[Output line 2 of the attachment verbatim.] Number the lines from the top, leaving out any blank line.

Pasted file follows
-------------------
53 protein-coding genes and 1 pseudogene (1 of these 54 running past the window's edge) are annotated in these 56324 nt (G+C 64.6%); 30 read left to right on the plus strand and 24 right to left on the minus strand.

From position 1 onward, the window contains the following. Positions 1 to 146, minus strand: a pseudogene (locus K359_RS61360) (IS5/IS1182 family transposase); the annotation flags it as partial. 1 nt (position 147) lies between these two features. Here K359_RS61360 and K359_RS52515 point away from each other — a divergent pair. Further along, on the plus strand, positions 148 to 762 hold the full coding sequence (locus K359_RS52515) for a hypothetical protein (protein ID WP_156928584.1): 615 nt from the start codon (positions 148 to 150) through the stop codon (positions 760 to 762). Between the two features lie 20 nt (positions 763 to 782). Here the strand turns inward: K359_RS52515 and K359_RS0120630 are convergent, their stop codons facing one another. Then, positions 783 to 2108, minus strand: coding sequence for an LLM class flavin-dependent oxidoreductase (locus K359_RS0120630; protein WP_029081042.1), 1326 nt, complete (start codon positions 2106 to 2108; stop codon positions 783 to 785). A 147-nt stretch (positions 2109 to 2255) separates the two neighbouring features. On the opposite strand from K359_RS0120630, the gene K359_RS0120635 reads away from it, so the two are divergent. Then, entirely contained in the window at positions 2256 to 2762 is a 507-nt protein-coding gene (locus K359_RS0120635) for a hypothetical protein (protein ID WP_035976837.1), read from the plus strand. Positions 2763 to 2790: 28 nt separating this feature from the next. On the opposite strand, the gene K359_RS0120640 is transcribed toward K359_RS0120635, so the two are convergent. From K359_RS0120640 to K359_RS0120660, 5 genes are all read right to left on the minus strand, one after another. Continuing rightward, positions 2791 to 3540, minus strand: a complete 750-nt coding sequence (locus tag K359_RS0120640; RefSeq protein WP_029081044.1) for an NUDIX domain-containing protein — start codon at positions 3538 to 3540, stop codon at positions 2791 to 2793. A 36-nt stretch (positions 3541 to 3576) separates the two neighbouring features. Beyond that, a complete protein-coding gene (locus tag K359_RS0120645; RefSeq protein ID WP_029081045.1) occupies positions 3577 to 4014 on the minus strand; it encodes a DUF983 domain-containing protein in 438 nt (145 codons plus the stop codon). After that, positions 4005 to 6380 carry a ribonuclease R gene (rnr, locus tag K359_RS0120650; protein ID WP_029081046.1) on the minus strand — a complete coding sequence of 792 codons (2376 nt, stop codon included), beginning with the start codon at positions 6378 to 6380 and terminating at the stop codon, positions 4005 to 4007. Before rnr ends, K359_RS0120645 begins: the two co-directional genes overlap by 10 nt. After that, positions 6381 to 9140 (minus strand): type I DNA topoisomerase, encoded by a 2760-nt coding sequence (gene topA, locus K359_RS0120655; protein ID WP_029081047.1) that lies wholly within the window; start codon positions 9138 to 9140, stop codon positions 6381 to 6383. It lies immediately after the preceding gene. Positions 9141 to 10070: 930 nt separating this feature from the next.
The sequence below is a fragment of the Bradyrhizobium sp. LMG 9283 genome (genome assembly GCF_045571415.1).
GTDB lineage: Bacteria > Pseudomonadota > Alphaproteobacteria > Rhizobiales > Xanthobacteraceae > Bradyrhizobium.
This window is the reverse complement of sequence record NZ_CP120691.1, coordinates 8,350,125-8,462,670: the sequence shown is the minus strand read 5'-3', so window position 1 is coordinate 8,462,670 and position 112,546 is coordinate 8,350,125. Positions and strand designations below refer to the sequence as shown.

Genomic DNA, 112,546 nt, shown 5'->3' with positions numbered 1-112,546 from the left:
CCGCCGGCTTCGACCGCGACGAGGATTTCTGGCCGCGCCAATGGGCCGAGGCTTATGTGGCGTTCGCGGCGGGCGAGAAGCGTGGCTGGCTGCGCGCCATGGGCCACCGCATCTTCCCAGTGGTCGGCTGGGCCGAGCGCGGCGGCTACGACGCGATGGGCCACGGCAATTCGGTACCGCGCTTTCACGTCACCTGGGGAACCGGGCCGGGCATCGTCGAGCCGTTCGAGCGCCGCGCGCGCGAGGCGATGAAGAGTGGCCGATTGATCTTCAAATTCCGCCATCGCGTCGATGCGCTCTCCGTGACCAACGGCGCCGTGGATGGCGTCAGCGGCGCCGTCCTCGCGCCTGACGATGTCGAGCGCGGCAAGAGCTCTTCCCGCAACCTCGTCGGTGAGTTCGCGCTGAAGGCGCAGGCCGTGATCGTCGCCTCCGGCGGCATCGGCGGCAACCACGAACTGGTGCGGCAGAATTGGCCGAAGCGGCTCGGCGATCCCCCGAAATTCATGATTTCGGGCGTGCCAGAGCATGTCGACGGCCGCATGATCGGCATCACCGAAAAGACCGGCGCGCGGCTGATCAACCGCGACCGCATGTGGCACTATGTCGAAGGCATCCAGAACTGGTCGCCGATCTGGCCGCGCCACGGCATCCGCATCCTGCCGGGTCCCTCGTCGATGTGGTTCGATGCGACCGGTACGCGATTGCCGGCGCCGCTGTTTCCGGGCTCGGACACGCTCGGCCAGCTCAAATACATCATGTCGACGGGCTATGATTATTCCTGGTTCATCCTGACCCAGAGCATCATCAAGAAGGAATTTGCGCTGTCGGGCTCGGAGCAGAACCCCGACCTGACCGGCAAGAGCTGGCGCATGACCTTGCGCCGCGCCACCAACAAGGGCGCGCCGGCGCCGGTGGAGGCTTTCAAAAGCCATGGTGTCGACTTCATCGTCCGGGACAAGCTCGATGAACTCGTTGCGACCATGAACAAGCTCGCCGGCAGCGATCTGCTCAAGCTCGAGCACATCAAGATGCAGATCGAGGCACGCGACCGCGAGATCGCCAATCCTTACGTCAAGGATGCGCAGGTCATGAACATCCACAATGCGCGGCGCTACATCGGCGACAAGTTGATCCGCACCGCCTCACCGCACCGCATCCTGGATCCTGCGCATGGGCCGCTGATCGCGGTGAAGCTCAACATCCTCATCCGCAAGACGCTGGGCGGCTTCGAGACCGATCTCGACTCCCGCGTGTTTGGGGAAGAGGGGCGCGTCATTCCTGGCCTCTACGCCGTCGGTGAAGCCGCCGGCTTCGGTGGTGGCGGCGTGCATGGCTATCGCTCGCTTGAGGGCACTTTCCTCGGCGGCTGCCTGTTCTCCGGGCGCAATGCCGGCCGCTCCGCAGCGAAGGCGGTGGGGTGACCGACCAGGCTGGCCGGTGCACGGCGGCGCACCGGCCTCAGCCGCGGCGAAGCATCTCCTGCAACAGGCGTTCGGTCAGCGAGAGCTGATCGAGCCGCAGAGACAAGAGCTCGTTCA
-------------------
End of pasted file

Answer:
From position 1 onward, the window contains the following. Positions 1 to 146, minus strand: a pseudogene (locus K359_RS61360) (IS5/IS1182 family transposase); the annotation flags it as partial. 1 nt (position 147) lies between these two features. Here K359_RS61360 and K359_RS52515 point away from each other — a divergent pair. Further along, on the plus strand, positions 148 to 762 hold the full coding sequence (locus K359_RS52515) for a hypothetical protein (protein ID WP_156928584.1): 615 nt from the start codon (positions 148 to 150) through the stop codon (positions 760 to 762). Between the two features lie 20 nt (positions 763 to 782). Here the strand turns inward: K359_RS52515 and K359_RS0120630 are convergent, their stop codons facing one another. Then, positions 783 to 2108, minus strand: coding sequence for an LLM class flavin-dependent oxidoreductase (locus K359_RS0120630; protein WP_029081042.1), 1326 nt, complete (start codon positions 2106 to 2108; stop codon positions 783 to 785). A 147-nt stretch (positions 2109 to 2255) separates the two neighbouring features. On the opposite strand from K359_RS0120630, the gene K359_RS0120635 reads away from it, so the two are divergent. Then, entirely contained in the window at positions 2256 to 2762 is a 507-nt protein-coding gene (locus K359_RS0120635) for a hypothetical protein (protein ID WP_035976837.1), read from the plus strand. Positions 2763 to 2790: 28 nt separating this feature from the next. On the opposite strand, the gene K359_RS0120640 is transcribed toward K359_RS0120635, so the two are convergent. From K359_RS0120640 to K359_RS0120660, 5 genes are all read right to left on the minus strand, one after another. Continuing rightward, positions 2791 to 3540, minus strand: a complete 750-nt coding sequence (locus tag K359_RS0120640; RefSeq protein WP_029081044.1) for an NUDIX domain-containing protein — start codon at positions 3538 to 3540, stop codon at positions 2791 to 2793. A 36-nt stretch (positions 3541 to 3576) separates the two neighbouring features. Beyond that, a complete protein-coding gene (locus tag K359_RS0120645; RefSeq protein ID WP_029081045.1) occupies positions 3577 to 4014 on the minus strand; it encodes a DUF983 domain-containing protein in 438 nt (145 codons plus the stop codon). After that, positions 4005 to 6380 carry a ribonuclease R gene (rnr, locus tag K359_RS0120650; protein ID WP_029081046.1) on the minus strand — a complete coding sequence of 792 codons (2376 nt, stop codon included), beginning with the start codon at positions 6378 to 6380 and terminating at the stop codon, positions 4005 to 4007. Before rnr ends, K359_RS0120645 begins: the two co-directional genes overlap by 10 nt. After that, positions 6381 to 9140 (minus strand): type I DNA topoisomerase, encoded by a 2760-nt coding sequence (gene topA, locus K359_RS0120655; protein ID WP_029081047.1) that lies wholly within the window; start codon positions 9138 to 9140, stop codon positions 6381 to 6383. It lies immediately after the preceding gene. Positions 9141 to 10070: 930 nt separating this feature from the next.